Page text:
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How the Affordable Care Act (ACA) varies by state

Affordable Care Act • December 13, 2023 at 9:20 AM • Written by: Elizabeth Walker

The federal government created the Affordable Care Act (ACA) in 2010 to extend health insurance coverage and reduce financial risk for unexpected medical expenses for millions of uninsured adults.

The ACA health reform offered change in several ways, including expanding Medicaid services, creating the federal and state Marketplaces, preventing insurance companies from denying medical coverage due to pre-existing conditions, and requiring plans to cover 10 essential health benefits.

But, some aspects of the ACA may look different to those who reside in certain states. Your state can affect your medical care, health insurance options, and plan availability. Below, we’ll provide an overview of which parts of the ACA affect everyone and which depend on your state.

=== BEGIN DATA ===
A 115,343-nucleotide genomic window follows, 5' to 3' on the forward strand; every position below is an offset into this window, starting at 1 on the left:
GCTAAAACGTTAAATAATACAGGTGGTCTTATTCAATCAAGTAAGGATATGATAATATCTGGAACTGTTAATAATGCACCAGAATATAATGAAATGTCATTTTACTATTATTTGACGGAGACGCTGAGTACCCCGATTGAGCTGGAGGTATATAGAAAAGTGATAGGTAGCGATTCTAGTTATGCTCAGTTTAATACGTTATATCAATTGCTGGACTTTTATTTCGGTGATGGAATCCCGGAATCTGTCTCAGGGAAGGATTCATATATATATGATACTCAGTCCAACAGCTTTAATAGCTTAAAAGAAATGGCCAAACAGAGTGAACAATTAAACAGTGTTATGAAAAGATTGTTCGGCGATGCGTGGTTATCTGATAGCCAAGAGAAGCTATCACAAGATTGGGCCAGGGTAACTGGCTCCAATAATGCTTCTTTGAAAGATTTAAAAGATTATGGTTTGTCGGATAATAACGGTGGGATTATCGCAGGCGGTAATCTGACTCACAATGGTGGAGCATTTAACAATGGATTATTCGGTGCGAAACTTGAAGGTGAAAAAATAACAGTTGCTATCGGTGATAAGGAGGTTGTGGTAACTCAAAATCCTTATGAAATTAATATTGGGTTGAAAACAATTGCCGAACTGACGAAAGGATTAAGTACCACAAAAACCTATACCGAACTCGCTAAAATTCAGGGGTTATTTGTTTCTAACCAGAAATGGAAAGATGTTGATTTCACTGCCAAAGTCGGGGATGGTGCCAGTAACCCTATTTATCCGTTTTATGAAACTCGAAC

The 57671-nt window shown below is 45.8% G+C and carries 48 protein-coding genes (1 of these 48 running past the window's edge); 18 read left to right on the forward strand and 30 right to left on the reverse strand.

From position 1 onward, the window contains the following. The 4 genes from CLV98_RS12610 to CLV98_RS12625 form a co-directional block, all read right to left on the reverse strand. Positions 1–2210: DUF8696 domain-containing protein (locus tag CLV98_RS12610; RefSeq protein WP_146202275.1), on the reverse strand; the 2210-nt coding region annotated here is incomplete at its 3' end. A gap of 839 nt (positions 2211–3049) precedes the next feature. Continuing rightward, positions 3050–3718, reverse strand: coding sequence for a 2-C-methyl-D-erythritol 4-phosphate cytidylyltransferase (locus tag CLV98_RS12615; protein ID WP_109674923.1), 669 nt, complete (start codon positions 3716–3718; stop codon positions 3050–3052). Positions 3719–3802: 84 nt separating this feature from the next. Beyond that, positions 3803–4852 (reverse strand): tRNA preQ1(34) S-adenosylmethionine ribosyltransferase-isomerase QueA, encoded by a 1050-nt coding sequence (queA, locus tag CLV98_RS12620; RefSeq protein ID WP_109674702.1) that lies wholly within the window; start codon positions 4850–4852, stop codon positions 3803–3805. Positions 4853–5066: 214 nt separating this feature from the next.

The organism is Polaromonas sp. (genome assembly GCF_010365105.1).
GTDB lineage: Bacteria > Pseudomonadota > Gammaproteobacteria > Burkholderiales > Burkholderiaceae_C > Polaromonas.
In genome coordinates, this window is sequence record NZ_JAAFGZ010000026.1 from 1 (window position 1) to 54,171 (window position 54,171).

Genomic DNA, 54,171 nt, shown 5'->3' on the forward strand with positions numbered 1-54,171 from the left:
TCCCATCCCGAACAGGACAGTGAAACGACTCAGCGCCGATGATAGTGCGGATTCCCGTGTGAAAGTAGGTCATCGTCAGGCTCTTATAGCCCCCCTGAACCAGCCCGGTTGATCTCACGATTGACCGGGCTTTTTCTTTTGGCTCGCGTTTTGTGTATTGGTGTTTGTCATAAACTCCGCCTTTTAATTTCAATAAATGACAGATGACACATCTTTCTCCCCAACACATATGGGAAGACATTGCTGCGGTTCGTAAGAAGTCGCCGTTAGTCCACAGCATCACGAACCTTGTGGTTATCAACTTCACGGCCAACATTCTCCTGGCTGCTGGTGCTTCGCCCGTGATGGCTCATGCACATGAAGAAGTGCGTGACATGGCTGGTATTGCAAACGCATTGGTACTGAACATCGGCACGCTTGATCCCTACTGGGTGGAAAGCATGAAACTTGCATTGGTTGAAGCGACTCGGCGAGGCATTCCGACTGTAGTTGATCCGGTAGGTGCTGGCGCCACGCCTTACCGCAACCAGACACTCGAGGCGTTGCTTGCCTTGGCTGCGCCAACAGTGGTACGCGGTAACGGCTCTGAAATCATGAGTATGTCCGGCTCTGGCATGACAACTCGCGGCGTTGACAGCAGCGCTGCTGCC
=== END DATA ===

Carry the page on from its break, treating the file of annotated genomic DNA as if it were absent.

See what you can expect to pay for health insurance in your state with our chart.

Is the ACA available in all states?

All states are subject to certain aspects of the ACA. Before the ACA, the CDC estimated1 that there were 48 million uninsured adults in the U.S. But now, the ACA guarantees basic health coverage, making medical care available to all Americans—from healthy individuals to those with chronic conditions—no matter where they reside.

The ACA had three primary goals:

  1. Make affordable medical coverage more accessible on the individual market.
  2. Expand Medicaid services to cover more adults.
  3. Reduce healthcare-related costs that affect both consumers and the federal government.

To meet these goals, the ACA mandated that all states set up a health insurance exchange or allow residents to purchase a plan on the federal Health Insurance Marketplace. The Marketplace lets individuals and families choose ACA-compliant coverage from various insurers.

Additionally, all 50 states must participate in the federal Medicaid program—whether they decide to implement Medicaid expansion coverage or not.

How the ACA is the same in every state

First, let’s review how the ACA is the same in every state.

1. Health insurance exchanges